Antitrust regulator considers probe into alleged price-fixing
Retail prices of imported whisky from Europe have not dropped but climbed in the local market despite the Korea-EU Free Trade Agreement which took effect in July 1, 2011, according to the antitrust regulator.
The Fair Trade Commission said Sunday that import prices of European-made whisky products rose by 1.41 percent during the first quarter of 2012, compared to the same period last year.
Among the products whose import prices surpassed the average growth of 1.41 percent were the Johnnie Walker Gold with 4.61 percent, Windsor 12 years old with 4 percent, J&B JET with 2.98 percent and Kingdom Whisky with 2.19 percent.
“Furthermore, consumer prices were 5.1 times higher than the import prices,” the FTC said in a statement.
While import prices of whisky per 100ml stayed at 2,664 won ($2.3), distributors sold the products to consumers for 13,501 won on average, the regulator said.
This marked a price growth rate of 400 percent during the process of initial imports and distributions.
In addition, FTC officials are considering launching an investigation into the allegation that large discount chains including Lotte Mart, E-Mart and Homeplus or a group of whisky distributors were implicated in price-fixing.
The regulator cited a civic group’s research report that whisky consumer prices offered by the three discount chains were similar.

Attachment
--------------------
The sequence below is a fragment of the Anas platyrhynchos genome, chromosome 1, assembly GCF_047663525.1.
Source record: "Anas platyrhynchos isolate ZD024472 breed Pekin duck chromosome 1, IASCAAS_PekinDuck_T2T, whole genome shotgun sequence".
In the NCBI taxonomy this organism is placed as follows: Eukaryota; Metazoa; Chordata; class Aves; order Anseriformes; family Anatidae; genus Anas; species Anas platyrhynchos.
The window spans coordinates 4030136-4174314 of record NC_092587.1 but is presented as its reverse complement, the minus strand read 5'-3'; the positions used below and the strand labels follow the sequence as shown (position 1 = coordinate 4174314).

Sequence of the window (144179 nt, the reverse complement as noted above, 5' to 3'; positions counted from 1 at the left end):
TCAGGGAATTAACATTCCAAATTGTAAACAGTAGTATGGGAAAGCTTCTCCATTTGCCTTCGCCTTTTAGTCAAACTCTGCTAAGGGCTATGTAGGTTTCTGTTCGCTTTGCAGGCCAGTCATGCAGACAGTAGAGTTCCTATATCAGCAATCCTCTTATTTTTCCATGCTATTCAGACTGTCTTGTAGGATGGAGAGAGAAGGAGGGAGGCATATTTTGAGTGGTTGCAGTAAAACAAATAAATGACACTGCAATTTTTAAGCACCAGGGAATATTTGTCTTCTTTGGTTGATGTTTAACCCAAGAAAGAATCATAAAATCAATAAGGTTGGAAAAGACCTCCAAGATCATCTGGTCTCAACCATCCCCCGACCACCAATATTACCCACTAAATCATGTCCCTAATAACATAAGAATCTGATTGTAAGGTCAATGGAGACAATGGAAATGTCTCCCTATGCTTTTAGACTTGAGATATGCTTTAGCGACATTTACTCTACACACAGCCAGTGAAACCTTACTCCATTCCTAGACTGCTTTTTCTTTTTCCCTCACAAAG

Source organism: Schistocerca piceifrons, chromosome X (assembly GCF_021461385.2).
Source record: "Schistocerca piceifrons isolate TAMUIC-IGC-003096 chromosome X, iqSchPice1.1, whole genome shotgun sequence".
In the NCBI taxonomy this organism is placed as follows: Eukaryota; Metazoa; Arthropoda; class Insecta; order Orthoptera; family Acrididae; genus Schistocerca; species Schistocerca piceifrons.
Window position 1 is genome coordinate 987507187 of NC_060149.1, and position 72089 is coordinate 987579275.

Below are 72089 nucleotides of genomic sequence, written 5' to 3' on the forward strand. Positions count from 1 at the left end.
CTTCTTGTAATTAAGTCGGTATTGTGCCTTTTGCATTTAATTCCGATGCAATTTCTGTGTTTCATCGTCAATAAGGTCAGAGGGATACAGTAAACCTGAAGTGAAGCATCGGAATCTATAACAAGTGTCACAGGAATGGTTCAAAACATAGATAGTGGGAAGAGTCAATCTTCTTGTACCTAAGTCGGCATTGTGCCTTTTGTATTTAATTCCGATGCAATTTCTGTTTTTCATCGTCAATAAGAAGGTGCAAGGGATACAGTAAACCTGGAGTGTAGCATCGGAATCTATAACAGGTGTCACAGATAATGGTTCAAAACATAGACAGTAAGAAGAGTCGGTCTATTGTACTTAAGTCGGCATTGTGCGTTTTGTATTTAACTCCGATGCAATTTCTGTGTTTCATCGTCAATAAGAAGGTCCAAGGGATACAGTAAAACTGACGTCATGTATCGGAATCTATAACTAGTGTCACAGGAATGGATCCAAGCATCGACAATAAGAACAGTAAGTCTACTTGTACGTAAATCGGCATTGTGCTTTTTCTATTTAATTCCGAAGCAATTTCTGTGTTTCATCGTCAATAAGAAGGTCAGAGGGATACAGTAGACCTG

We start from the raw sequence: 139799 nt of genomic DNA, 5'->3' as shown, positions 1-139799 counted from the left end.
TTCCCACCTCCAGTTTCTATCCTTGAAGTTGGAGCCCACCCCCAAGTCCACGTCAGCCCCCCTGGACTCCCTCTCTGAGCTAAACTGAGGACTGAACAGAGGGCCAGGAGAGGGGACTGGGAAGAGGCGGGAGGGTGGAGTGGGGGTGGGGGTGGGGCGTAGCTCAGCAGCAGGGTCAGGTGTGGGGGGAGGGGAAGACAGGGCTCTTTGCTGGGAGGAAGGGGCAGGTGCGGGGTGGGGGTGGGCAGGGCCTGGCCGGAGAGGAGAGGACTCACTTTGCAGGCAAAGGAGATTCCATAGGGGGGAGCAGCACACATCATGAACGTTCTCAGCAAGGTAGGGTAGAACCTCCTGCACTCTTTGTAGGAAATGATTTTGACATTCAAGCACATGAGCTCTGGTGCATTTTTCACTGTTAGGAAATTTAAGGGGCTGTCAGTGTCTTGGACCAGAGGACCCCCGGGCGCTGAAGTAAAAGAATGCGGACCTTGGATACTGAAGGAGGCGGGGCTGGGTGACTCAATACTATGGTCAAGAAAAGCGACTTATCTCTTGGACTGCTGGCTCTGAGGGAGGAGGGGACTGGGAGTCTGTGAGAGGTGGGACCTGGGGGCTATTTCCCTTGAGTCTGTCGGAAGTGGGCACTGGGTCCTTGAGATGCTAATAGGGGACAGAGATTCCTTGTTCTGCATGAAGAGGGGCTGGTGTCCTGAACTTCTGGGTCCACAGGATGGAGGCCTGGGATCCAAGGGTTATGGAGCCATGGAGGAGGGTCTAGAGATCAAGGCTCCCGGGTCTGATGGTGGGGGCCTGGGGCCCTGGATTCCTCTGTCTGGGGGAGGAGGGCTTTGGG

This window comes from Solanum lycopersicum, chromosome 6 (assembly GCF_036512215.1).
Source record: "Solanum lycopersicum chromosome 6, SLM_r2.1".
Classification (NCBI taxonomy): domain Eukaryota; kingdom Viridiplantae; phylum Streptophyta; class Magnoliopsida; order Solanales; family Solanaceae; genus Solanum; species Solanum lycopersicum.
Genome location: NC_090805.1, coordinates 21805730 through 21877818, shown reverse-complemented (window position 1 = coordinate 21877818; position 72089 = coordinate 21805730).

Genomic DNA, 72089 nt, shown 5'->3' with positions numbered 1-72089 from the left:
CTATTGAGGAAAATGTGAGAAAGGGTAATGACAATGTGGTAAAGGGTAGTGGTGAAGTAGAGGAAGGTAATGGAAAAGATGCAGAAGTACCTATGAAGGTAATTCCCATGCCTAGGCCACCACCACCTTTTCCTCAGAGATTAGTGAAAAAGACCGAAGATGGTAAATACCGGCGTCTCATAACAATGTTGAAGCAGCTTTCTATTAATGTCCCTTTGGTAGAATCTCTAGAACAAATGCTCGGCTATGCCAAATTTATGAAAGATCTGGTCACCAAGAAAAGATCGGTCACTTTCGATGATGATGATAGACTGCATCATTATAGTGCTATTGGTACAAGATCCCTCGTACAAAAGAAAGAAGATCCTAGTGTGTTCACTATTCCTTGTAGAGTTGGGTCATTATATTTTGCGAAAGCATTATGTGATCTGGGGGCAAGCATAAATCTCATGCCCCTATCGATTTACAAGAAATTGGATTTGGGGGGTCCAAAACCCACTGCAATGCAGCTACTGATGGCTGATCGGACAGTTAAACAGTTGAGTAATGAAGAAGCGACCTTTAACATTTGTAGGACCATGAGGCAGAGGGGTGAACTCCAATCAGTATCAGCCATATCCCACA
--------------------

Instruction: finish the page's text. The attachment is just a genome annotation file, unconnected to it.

According to the FTC, whisky consumer prices in the local market were 36 percent higher compared to those in major overseas markets.
In the case of Glenfiddich aged 21 years, the average price reached 44,667 won in Korea, though its price stayed at 28,172 won in Japan, 26,198 won in the United States and 18,426 in the United Kingdom.
The FTC carried out a full-fledged inspection on whisky prices between April 30 and May 20 in coordination with the Green Consumer Network.
Targets included 22 department stores, 49 discount chains and 14 liquor product-oriented stores.
European distilleries and wineries are aggressively tapping the local market as the Korea-EU FTA is scrapping tariffs on liquor.
Although the markets for wine and whisky have been booming in recent years here, heavy duties on imported bottles have limited choices of local drinkers.
Under the deal, 15 percent tariffs on wine were removed on July 1, 2011, the first day of its implementation. Twenty-percent duties on whisky will be abolished over three years, and other spirits such as vodka, brandy and tequila will take seven years to become tariff-free.
While customers are longing to toast to lower price tags, critics say the FTA’s impact would be minimal, given the extra surtaxes such as liquor tax and education tax on alcoholic beverages, all before importers and retailers add on their margins.
Some point out that customers would not directly benefit from lower prices as bars and pubs account for the biggest slice of whisky consumption.
Price hikes in Lotte Liquor BG’s Scotch Blue and Diageo Korea’s Johnnie Walker added fuel to such jitters.
“Whiskies are unlikely to become significantly cheaper considering that tariffs are imposed on import costs, not on retail prices. But we plan to reflect reduction factors brought by the FTA in prices of our products,” said an executive in the whisky industry.
By Kim Yon-se (email@example.com